Co-ops make a difference. But how do we know they do?

It is simple to measure the economic impact of a co-op, just like we can do for all types of business. The information we do know is how...

It is simple to measure the economic impact of a co-op, just like we can do for all types of business. The information we do know is how much income a co-op makes and how much it gives back – whether that’s a dividend or community grant.

But what we don’t quite know is the social impact by looking at unmeasurable elements such as the effect on health and education. That’s why we’ve teamed up with Central England Co-operative to produce this special focus on measuring that impact, writes Anthony Murray. 

The society commissioned an external auditor to look at its impact through a method known as social return on investment. It is the first co-operative of its type to do this kind of reporting. Measurements that co-ops currently do look at are how members are economically involved and the investment in community and co-operative initiatives.

But, SROI reporting takes this one step further. In our research behind this feature, we spoke with Alastair Thomson, a co-op development and SROI expert for Centrifuge Co-operative.

He told us: “While it can be demanding on resources and time to quantify this wider contribution, it is probably about time that we took the measurement of the social value that co-ops create more seriously.”

The team at Central England told us that they want this report to be a conversation starter across the movement.

Alastair agrees: “Perhaps the movement could give some thought to how we can better articulate the outcomes achieved by a co-operative approach, and feed this into wider policy discussions in a more effective manner. This has the potential to focus thinking within the movement, as well as creating a wider understanding of co-operative benefits.”

Making a difference that’s worth millions: The view from Central England Co-operative

Why look at Social Return on Investment?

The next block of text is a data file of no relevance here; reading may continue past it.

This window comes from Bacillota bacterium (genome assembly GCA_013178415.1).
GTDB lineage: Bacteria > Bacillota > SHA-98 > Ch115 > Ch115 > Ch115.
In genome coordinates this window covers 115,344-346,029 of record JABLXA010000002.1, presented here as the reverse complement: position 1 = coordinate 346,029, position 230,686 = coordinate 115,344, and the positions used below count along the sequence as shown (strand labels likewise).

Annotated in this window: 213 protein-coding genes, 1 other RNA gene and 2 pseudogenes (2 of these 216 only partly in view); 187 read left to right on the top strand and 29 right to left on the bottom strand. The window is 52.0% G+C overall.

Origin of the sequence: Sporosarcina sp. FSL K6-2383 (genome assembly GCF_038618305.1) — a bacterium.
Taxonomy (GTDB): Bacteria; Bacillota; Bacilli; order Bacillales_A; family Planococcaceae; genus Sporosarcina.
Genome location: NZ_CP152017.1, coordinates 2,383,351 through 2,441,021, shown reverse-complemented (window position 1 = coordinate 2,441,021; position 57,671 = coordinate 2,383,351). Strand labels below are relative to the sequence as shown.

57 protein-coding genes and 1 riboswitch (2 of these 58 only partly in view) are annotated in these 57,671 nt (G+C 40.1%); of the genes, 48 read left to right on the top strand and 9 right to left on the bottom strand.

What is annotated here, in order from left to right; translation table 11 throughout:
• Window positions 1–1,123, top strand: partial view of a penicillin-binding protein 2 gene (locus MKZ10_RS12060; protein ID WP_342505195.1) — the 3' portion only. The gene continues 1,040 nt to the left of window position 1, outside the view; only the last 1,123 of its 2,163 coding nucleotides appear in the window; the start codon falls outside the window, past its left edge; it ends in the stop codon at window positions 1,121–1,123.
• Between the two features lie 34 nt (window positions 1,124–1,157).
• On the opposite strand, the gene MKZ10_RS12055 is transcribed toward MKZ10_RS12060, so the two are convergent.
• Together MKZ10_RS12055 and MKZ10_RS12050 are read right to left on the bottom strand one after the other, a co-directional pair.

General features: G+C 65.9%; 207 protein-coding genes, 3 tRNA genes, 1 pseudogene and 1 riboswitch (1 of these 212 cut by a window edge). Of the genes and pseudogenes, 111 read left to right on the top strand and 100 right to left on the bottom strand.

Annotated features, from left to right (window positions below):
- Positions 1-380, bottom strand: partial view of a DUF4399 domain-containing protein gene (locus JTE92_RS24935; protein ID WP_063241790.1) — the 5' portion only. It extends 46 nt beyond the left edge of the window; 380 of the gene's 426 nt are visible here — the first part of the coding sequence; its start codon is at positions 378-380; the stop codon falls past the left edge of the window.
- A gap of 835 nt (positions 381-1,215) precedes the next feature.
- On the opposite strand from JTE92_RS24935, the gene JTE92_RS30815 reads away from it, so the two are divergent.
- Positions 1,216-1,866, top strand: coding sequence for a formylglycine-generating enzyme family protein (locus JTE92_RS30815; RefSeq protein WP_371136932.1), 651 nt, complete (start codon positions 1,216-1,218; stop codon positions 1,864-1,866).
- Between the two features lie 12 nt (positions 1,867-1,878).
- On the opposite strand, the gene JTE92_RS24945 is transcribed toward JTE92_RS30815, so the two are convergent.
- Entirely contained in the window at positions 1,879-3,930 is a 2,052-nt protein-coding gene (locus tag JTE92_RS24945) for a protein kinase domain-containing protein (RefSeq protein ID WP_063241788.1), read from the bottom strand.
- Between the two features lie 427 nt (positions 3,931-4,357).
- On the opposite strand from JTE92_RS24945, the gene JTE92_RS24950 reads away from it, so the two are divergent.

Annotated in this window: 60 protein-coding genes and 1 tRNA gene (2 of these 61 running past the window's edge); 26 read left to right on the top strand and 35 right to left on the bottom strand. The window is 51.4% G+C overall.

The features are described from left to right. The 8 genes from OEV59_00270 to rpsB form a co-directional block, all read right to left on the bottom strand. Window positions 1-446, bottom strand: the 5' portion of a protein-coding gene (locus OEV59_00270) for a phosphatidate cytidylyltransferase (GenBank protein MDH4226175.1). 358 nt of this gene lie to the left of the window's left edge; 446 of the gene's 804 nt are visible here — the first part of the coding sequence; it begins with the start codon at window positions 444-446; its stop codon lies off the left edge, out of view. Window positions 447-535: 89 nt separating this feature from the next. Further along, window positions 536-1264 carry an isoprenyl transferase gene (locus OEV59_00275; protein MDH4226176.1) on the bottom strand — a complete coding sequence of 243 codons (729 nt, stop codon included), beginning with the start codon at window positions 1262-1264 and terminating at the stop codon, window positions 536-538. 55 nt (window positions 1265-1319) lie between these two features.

The questions we posed ourselves at Central England Co-operative were: What impact are we having in our communities? Are we giving our communities what they truly need?  Is it all working? And what data do we need to plan for the future?

To answer these questions and enable us to take an evidence-based approach, we worked with Social Return on Investment (SROI) specialist ‘Make an Impact CIC’.  We looked at the social value and return provided by our Community Dividend, award winning SENse to Aspire scheme and local activities organised for members.   

Martyn Cheatle, chief executive at Central England Co-operative, said: “We took the decision to undertake this new form of robust analysis of our community impact in order to inform future decision making and ensure that we continue to make a real difference to people’s lives.”

The power in people

When you give somebody more confidence, better fitness or a new skill, there’s nearly always a positive knock-on effect. They in turn are likely to put more into the community and take less out. So, for every pound we spend, many more pounds may well be generated or saved.

What does it all mean?

£20.50: this is the average SROI for every £1 spent on our community projects. Maria Lee, Central England president, said: “It is people, not just products and services, which are at the heart of our society, and it’s thanks to our members and local communities that we can achieve so much. By being able to demonstrate the value of our community initiatives, we can encourage more people to engage with us to make a difference to the areas in which they live.”

What it means for our future plans

The findings from this report will be used to help make effective, data-driven decisions. Ensuring relevant community impact will involve making the best use of the resources available, and to look at what possible social value and SROI could be achieved through new, innovative projects.

Martyn Cheatle added: “The success of our community initiatives as demonstrated in our SROI report is only possible due to the continued success of our trading businesses. The ability to continue with this investment is fuelled by the society’s strong financial performance and long-term strategy to deliver future business growth in a sustainable way.”

Our future strategy for community investment will be informed from the findings from this year’s report. It has identified areas and activities that deliver greater return and where Central England Co-operative should focus more energy.

It has also highlighted the impact volunteering and other non-financial activities can have on the overall social return.

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